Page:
She looked at the painting, edging away from it. She loved James, more than anything. To flee now would be an act of cowardice. She would no longer live her life in fear of loss. She had to try to save him. If she succeeded, she would live with him and love him every day for the rest of her days. The time would come when she'd lose him. or James her, but Magda wouldn't let the fear of that day dictate her life.

"I can't leave him."

"We must run," Tom said.

She rose steadily to her feet. "We have to find him."

"There's naught we can do, Magda." Tom went to her and grabbed her shoulders, pleading. "We'll be lucky to escape with our own heads. Listen to me. We leave now, take shelter with the Camerons."

"You listen to me." Magda pulled from his grip. "They'll be expecting us to run," she said. "Campbell will be looking for us on every road out of here."

"The more reason to make haste, woman."

She heard herself say the words before she'd even thought about them. "James said you were once an actor."

"Aye," Tom replied, bewildered. "On the finest stages in all Edinburgh."

"Well then." Magda looked at the trunks all around her. "We need to find some disguises, because I need to help James."

She hitched the creel higher on her back, and willed her muscles to cooperate. They'd traveled on horseback for as long as they dared, then as Magda and Tom had approached Selkirk, they'd had to adopt their disguises in full. Encountering a peddler family on the road, they had traded Tom's pistol and the last of his coin for a cart filled with pots and the basket she wore at her back, heavy with salt.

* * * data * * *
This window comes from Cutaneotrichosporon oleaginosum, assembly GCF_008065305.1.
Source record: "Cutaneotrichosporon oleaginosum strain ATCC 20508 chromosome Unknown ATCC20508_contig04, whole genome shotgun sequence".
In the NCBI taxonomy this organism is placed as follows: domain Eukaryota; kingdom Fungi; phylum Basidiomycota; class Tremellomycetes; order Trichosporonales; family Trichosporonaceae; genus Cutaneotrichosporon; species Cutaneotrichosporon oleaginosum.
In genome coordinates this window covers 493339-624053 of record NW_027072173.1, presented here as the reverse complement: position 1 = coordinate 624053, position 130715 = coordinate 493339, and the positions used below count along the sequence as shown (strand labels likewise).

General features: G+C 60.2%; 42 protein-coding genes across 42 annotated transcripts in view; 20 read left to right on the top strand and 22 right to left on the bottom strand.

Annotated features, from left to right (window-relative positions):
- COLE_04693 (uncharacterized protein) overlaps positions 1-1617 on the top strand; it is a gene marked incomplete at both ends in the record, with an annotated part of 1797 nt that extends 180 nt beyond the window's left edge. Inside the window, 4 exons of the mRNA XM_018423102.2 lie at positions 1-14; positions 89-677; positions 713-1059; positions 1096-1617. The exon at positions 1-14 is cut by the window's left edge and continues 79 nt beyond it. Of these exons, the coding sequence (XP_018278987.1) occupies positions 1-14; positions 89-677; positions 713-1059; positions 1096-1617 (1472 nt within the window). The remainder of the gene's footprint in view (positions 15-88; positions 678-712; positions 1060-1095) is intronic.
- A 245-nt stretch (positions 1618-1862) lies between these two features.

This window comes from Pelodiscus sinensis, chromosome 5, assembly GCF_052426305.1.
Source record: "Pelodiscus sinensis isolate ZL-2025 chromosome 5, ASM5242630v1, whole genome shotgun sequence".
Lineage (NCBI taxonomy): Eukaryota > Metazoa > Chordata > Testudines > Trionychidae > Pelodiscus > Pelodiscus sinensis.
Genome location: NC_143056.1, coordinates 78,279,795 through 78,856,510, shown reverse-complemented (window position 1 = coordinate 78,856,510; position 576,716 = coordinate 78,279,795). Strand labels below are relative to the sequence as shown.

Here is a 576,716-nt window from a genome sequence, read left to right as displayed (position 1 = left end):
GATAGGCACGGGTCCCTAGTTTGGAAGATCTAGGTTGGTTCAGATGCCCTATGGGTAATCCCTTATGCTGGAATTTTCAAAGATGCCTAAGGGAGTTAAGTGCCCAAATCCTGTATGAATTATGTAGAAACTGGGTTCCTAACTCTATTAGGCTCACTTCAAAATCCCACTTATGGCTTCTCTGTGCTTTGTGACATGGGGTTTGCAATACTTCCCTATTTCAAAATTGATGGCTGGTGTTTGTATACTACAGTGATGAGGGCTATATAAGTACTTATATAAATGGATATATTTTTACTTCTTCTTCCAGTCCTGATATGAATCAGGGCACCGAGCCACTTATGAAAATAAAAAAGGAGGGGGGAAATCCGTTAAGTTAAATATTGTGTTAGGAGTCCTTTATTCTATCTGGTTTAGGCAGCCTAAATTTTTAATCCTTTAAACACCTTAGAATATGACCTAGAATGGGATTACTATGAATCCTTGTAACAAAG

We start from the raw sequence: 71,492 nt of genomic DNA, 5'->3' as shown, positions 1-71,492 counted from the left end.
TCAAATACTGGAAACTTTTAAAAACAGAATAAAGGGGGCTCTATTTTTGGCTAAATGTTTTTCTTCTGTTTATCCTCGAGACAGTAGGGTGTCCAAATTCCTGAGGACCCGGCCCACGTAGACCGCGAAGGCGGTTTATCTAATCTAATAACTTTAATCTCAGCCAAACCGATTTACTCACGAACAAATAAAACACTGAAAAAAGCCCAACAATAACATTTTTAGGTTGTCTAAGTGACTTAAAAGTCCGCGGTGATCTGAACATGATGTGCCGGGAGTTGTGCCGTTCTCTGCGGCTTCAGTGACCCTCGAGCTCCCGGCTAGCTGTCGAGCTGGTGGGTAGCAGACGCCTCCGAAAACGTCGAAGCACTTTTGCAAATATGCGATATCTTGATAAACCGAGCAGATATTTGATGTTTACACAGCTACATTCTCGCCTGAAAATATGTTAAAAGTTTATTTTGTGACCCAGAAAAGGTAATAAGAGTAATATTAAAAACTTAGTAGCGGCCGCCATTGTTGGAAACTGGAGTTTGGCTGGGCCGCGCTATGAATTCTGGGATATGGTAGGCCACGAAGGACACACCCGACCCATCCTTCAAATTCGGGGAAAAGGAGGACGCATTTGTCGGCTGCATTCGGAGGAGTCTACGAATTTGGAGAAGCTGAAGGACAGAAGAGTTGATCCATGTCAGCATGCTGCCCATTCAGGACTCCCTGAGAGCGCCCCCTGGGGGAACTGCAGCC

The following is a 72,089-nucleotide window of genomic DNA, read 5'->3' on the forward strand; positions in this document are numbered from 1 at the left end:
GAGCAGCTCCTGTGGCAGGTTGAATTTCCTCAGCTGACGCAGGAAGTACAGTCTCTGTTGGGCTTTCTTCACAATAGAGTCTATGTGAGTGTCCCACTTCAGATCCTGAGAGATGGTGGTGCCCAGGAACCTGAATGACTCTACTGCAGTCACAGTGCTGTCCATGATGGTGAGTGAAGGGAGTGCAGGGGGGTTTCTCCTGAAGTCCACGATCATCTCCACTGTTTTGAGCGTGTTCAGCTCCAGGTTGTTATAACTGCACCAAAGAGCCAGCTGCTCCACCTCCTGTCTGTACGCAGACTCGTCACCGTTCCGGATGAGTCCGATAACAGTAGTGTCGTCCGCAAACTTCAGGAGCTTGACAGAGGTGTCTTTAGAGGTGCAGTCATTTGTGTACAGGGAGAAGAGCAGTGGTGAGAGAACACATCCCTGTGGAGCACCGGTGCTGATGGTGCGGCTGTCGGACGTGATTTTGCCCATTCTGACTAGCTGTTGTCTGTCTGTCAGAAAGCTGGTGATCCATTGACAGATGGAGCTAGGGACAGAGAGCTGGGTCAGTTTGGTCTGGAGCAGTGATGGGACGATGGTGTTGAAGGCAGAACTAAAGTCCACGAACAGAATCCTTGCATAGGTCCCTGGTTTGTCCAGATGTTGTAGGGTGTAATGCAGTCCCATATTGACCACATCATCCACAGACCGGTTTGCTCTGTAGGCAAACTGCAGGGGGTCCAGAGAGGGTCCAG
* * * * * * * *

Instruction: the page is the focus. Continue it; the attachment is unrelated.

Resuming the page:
The town buzzed with excitement. Word had spread quickly about James's capture, and everyone had gath ered to see the great hero, bound and helpless.

"I don't get it," Magda hissed. "What's the matter with these people?" Her arisaid began to slide off and she tugged it back over the crown of her head, her frustration with the scratchy, overlarge garb only adding to her outrage. "They're Scottish too, right? James fought for them."

"Aye, Magda," Tom whispered, "Scotland is not so simple as that. You've Highlands and Low, and a mix of different religious beliefs, with clan grudges to leaven the dish." He was sweating profusely, the tan of his cloak already soaked to a dark brown at his back. "Not so simple at all."

James came into view, and Magda clapped a hand over her mouth to stifle her gasp. He'd regained control of his body, but remained immobile, hands trussed behind his back, tied to the seat of a cart. Despite his condition, he sat tall, sunlight picking gold highlights in his brown hair. Magda's throat closed as she forced her tears not to fall.

It was suddenly clear to her that worries over battles an d babies could come later. She couldn't think of the future, or what it meant to be in the past. Magda only had the now, and what she knew in that very moment was that James was hers. She needed him by her side, and if that meant living in seventeenth -century Scotland, then so be it.

There was a challenge in his eyes as he discretely scanned the crowd. They swept over Magda and Tom, and just when she thought James had missed them, she caught the hidden smile twitching his lips. That he'd seen her, that he knew she was there with him, gave Magda courage.

"Let's go," she said. "I think the show's starting."